Thanks Dave - I've watched it emerge over the last 16 years and have been really surprised at how slowly it has been taken on - it's great to hear from a believer in it!

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4 years ago

Tom, well said, great post. Your 3 points are spot on. Online qualitative is a unique insights generating method. There is a role for face to face and there is a distinct role for online. While there is some overlap there are unique benefits to each - when budgets allow it is awesome to do online and cherry pick the best respondents for groups or IDI's. Regarding cost, I agree that online should not necessarily be viewed as a more economical way to do research. While there are some economy driven online methods, they are not always the the perfect solution for your objectives. Well-funded online can yield a treasure trove of insights that you simply cannot get from 90 minute 6-8 person focus groups; and it takes time/money to analyze the fertile mountain of unstructured data online will yield. Thanks for sharing your thoughts.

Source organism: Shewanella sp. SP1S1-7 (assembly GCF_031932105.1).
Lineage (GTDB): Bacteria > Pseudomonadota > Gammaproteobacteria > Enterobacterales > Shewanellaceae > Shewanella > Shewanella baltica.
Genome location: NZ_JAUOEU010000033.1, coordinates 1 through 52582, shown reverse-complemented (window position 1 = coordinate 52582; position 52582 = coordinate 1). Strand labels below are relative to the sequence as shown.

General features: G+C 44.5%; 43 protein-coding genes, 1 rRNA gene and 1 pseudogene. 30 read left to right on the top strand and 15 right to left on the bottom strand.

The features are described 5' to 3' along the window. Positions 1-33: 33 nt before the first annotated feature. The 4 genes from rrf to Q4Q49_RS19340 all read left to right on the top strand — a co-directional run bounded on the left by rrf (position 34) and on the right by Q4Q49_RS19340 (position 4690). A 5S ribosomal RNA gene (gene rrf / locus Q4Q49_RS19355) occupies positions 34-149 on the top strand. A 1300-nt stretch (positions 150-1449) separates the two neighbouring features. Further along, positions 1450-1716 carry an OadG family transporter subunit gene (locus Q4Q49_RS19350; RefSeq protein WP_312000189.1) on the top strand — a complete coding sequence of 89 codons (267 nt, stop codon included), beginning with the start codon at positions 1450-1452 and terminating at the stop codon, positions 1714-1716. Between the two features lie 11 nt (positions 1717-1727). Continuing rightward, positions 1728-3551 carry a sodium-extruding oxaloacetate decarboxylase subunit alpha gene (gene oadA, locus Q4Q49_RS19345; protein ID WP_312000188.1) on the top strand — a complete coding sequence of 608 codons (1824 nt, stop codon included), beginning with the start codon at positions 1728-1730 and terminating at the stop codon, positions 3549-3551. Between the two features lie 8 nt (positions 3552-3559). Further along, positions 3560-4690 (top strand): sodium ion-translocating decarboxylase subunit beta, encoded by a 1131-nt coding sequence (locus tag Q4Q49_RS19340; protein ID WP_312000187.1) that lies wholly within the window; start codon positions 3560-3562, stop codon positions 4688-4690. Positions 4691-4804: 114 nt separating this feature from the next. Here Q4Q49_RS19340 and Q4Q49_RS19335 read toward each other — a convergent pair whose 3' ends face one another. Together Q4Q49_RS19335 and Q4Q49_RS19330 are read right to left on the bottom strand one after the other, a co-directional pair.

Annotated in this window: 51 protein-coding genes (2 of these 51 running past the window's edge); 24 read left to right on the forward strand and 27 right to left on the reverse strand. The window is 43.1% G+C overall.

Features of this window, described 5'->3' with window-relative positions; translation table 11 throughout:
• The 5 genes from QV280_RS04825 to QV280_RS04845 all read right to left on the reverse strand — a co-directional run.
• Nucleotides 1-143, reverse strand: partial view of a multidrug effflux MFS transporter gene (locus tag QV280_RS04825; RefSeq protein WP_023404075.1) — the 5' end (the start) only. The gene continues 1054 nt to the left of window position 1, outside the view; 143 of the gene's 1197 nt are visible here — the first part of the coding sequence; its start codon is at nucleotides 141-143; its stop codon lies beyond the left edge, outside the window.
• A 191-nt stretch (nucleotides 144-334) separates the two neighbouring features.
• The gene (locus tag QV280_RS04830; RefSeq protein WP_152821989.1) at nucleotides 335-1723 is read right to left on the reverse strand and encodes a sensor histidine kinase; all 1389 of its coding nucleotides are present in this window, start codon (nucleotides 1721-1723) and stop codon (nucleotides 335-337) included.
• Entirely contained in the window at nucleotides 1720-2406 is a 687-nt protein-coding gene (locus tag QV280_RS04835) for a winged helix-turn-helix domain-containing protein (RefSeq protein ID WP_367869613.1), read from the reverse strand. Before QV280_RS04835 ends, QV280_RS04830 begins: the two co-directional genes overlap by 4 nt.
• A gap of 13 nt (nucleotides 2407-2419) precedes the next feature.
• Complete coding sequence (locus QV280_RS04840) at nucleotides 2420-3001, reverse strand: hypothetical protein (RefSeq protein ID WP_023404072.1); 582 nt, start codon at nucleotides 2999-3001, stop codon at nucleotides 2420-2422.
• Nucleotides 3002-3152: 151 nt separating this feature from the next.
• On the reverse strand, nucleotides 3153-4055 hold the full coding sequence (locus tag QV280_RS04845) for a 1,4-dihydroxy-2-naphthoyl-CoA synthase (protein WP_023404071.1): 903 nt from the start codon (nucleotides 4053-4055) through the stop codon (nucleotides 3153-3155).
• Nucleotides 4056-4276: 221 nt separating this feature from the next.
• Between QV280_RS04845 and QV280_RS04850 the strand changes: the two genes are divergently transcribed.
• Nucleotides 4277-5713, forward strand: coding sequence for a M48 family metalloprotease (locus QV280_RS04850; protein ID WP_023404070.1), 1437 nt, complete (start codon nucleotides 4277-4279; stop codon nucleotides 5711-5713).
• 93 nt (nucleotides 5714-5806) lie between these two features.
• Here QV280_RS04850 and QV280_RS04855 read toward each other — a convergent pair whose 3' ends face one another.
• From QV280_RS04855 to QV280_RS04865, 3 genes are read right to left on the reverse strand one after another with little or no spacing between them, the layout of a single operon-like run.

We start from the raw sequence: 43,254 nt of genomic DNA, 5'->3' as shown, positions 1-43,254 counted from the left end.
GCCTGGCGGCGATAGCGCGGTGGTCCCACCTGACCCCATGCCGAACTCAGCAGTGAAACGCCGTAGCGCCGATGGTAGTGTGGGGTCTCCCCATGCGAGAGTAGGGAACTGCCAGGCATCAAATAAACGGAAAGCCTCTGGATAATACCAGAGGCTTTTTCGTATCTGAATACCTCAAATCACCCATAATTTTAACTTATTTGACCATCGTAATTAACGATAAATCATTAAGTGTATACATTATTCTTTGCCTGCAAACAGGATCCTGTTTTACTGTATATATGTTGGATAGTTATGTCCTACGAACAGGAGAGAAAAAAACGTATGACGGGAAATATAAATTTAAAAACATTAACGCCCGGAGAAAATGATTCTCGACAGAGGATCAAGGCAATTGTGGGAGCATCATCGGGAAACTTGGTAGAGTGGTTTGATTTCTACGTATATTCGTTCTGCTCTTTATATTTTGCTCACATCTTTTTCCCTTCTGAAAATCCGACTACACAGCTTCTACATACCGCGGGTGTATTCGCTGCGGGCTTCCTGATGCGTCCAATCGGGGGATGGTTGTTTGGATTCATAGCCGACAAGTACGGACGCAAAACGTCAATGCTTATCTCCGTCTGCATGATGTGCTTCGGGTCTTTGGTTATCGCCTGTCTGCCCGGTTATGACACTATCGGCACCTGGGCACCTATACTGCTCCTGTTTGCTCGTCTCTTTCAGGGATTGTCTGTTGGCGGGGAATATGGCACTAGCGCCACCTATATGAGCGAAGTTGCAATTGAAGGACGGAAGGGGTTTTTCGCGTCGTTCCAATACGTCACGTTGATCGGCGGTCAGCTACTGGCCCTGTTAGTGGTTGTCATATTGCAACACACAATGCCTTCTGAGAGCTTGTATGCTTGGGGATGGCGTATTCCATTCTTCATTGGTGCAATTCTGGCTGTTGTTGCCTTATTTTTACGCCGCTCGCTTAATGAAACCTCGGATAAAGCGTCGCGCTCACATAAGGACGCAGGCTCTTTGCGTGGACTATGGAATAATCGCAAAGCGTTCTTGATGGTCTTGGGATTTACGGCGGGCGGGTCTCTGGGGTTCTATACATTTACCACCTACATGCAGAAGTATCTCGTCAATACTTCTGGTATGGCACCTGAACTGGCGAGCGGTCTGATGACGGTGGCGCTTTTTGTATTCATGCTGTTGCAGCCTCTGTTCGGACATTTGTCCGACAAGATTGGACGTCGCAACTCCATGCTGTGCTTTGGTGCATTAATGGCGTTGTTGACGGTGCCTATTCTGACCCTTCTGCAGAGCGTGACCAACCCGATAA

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4 years ago

I couldn't agree more Tom. My own experiences echo your thoughts in so much as researchers aren't giving online qual the time or attention during planning or execution that it requires. The level of engagement, richness of data and game-changing insight that I've seen come from those in the know when conducting online qual is, I would estimate, 3 or 4 times greater than those from what appears to be often junior researchers that haven't had the training and support to do it the right way and bring in inspiration. For that very reason, we've moved from providing technology to doing a lot more training, and it's highlighted the skill gaps that exist.